Skip to Content (Press Enter)

Thesis Retreats Give Grad Students a Writing Community

Share This:

In 2017, Leslie Bruce, a Cal State Fullerton lecturer in English and faculty fellow for Writing Across the Curriculum, noticed that there were programs to assist students in writing for general education and undergraduate classes. But what about programs for graduate students? 

“I saw a gap in the support so we collaborated with librarian Jie Tian, to host faculty focus groups and to survey graduate students,” Bruce said. “We discovered that graduate students needed support in managing their time for long-term projects, overcoming writer’s block and working with sources. Faculty indicated similar student needs.”

So Bruce and Tian launched the Writing Across the Curriculum’s “Thesis Writing Retreats at Pollak Library.”

When the pandemic hit, in-person retreats turned into 30-minute Zoom consultations and workshops, led by experts in their fields. Eventually students from seven of eight colleges started attending the retreats.

“I think our virtual retreats drew more students than in-person ones for two reasons,” Bruce said. “The first is accessibility: students could join us for an hour or two from home between their other obligations. The second was because students missed being in a community with faculty, librarians, and most importantly, other students working on these long-term projects. They could get a taste of academic community at the virtual retreats.”

All students writing long-term projects (theses, dissertations, capstone projects) are invited to join the free retreats for as long as they like. They can hop in for half an hour or three hours. 

Once students register for the retreat, they may also reserve 30-minute appointments with a librarian or writing consultant from the Department of English, Comparative Literature and Linguistics. There are also “writing cafés” where they can learn from and talk to other students.

Leslie Bruce
Leslie Bruce, lecturer in English and faculty fellow for Writing Across the Curriculum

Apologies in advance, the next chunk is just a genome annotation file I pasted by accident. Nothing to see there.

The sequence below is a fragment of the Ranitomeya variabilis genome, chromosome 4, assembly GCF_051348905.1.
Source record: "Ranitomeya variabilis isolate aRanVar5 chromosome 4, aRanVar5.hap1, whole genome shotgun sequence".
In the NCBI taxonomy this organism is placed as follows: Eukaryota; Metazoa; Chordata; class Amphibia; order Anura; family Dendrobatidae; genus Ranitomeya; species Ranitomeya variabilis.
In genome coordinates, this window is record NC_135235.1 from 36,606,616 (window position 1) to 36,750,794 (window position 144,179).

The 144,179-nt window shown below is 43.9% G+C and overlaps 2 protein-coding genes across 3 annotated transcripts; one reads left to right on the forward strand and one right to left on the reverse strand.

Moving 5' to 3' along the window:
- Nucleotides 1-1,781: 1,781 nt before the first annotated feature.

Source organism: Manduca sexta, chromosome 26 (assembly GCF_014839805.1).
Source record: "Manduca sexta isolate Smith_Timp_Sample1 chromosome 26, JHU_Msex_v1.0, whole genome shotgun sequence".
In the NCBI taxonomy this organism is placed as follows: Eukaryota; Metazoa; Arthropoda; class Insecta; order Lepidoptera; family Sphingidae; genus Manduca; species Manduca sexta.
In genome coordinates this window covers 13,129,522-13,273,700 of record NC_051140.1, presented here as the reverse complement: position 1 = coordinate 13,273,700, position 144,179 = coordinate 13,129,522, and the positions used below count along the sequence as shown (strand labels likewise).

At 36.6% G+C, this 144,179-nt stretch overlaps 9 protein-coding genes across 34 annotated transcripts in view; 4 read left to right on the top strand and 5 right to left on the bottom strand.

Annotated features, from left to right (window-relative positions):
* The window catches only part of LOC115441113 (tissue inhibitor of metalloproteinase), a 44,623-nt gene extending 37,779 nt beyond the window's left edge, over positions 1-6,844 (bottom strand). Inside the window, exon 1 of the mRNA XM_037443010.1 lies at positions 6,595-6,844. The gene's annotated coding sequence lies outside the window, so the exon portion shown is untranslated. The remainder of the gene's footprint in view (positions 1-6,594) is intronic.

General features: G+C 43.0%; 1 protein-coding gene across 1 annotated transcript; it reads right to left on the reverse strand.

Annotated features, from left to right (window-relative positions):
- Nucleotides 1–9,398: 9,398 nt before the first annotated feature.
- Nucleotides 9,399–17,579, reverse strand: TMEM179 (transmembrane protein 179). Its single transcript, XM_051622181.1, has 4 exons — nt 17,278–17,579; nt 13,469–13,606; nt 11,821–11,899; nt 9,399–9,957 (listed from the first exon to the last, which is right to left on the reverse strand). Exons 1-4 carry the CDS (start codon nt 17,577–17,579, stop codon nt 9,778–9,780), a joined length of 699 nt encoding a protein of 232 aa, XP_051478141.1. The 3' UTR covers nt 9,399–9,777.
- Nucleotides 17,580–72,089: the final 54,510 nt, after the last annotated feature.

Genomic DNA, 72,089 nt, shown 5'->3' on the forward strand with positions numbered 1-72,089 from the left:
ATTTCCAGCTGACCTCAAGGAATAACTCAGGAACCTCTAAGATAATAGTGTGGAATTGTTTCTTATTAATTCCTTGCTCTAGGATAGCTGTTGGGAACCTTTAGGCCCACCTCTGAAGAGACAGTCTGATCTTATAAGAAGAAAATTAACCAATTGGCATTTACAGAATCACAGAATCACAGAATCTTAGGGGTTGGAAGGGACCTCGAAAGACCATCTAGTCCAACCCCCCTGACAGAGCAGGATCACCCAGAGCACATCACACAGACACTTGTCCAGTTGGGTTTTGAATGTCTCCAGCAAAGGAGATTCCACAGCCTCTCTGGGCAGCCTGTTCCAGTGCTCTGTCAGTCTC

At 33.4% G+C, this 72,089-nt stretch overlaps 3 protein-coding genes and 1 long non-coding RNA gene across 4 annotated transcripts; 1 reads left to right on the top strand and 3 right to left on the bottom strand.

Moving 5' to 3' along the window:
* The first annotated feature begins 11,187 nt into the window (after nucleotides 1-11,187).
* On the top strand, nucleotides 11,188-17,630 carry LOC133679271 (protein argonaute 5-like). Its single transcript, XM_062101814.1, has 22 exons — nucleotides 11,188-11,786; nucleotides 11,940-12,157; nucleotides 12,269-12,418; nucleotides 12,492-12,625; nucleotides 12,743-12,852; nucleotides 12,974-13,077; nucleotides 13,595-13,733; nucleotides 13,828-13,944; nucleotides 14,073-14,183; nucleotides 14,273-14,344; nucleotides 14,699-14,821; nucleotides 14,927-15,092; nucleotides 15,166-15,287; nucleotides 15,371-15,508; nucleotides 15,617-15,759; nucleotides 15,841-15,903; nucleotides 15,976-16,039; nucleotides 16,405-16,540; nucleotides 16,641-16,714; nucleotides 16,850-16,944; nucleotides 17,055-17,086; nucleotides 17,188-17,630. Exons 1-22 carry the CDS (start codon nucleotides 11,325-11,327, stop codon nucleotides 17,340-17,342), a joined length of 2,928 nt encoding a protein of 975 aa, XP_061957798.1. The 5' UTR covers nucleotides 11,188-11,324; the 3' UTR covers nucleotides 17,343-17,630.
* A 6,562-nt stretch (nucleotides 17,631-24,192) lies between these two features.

“Our librarians frequently help students find more robust resources for their research, and our writing consultants often help students talk through their ideas so they can narrow their focus, beat writer’s block or find an organizing pattern,” said Bruce.

Last year, 64 students participated in the retreats with almost half returning for multiple retreats. In surveys, 88% rated the retreats as “valuable” or “very valuable” and 94% indicated that they had made progress.

“Oftentimes, when students work with a librarian, the librarian helps them focus their subject topics, asks what they want to find and what direction they hope to follow,” Bruce said. “They talk about their interests and motivations, and librarians point them to resources that can help. We often hear from students about how helpful those sessions are … and the librarians like them, too, because they want to help students succeed.”

Writing consultants help participants break down the objectives of students’ projects and teach them to focus on key elements. 

Among the student comments were: 

  • “Great idea! I wish I could have attended more.”
  • “The professors were very helpful.”
  • “I enjoyed being able to talk to real people about how to do research. Librarian (Adolfo Prieto) was extremely helpful, and I was amazed that right after our session, I was able to find the archived materials I’d been searching for.”

The next retreats will be held from 10 a.m. to 3 p.m. Oct. 15 and Nov. 12.  Students can register for the free retreats on the Writing Across the Curriculum website.

Valerie Orleans